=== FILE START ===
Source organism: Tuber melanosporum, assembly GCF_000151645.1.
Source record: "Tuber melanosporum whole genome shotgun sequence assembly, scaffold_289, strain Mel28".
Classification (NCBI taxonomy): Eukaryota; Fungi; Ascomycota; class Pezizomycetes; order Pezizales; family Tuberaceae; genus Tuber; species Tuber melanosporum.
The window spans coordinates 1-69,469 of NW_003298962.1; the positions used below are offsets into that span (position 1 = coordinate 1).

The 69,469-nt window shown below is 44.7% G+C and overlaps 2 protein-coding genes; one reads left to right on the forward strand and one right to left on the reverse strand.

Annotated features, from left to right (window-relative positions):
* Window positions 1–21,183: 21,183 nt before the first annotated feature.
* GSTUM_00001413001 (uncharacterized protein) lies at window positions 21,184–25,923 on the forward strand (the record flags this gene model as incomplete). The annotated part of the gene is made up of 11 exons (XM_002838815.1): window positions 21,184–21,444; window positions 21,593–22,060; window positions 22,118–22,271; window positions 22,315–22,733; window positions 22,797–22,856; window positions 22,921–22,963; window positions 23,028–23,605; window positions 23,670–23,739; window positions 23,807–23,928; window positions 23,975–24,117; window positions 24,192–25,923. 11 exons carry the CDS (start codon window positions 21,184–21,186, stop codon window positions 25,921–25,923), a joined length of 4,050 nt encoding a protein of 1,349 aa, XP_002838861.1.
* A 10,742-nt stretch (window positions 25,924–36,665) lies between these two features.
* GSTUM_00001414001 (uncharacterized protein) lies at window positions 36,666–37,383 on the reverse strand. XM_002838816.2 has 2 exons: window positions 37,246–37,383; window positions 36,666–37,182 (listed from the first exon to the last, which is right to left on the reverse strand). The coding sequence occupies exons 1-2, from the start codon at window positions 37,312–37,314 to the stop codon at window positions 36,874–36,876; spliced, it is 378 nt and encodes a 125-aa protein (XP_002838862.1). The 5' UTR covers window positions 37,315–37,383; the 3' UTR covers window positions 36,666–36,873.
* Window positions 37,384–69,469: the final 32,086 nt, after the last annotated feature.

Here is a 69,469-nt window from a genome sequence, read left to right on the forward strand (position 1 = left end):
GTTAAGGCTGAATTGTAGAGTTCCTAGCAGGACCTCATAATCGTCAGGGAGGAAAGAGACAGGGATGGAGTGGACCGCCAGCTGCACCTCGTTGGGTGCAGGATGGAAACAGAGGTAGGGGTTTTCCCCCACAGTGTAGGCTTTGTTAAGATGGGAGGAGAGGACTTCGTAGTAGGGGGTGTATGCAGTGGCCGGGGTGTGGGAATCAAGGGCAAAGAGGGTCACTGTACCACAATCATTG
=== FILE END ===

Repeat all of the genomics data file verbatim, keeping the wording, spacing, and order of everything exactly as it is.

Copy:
Source organism: Tuber melanosporum, assembly GCF_000151645.1.
Source record: "Tuber melanosporum whole genome shotgun sequence assembly, scaffold_289, strain Mel28".
Classification (NCBI taxonomy): Eukaryota; Fungi; Ascomycota; class Pezizomycetes; order Pezizales; family Tuberaceae; genus Tuber; species Tuber melanosporum.
The window spans coordinates 1-69,469 of NW_003298962.1; the positions used below are offsets into that span (position 1 = coordinate 1).

The 69,469-nt window shown below is 44.7% G+C and overlaps 2 protein-coding genes; one reads left to right on the forward strand and one right to left on the reverse strand.

Annotated features, from left to right (window-relative positions):
* Window positions 1–21,183: 21,183 nt before the first annotated feature.
* GSTUM_00001413001 (uncharacterized protein) lies at window positions 21,184–25,923 on the forward strand (the record flags this gene model as incomplete). The annotated part of the gene is made up of 11 exons (XM_002838815.1): window positions 21,184–21,444; window positions 21,593–22,060; window positions 22,118–22,271; window positions 22,315–22,733; window positions 22,797–22,856; window positions 22,921–22,963; window positions 23,028–23,605; window positions 23,670–23,739; window positions 23,807–23,928; window positions 23,975–24,117; window positions 24,192–25,923. 11 exons carry the CDS (start codon window positions 21,184–21,186, stop codon window positions 25,921–25,923), a joined length of 4,050 nt encoding a protein of 1,349 aa, XP_002838861.1.
* A 10,742-nt stretch (window positions 25,924–36,665) lies between these two features.
* GSTUM_00001414001 (uncharacterized protein) lies at window positions 36,666–37,383 on the reverse strand. XM_002838816.2 has 2 exons: window positions 37,246–37,383; window positions 36,666–37,182 (listed from the first exon to the last, which is right to left on the reverse strand). The coding sequence occupies exons 1-2, from the start codon at window positions 37,312–37,314 to the stop codon at window positions 36,874–36,876; spliced, it is 378 nt and encodes a 125-aa protein (XP_002838862.1). The 5' UTR covers window positions 37,315–37,383; the 3' UTR covers window positions 36,666–36,873.
* Window positions 37,384–69,469: the final 32,086 nt, after the last annotated feature.

Here is a 69,469-nt window from a genome sequence, read left to right on the forward strand (position 1 = left end):
GTTAAGGCTGAATTGTAGAGTTCCTAGCAGGACCTCATAATCGTCAGGGAGGAAAGAGACAGGGATGGAGTGGACCGCCAGCTGCACCTCGTTGGGTGCAGGATGGAAACAGAGGTAGGGGTTTTCCCCCACAGTGTAGGCTTTGTTAAGATGGGAGGAGAGGACTTCGTAGTAGGGGGTGTATGCAGTGGCCGGGGTGTGGGAATCAAGGGCAAAGAGGGTCACTGTACCACAATCATTG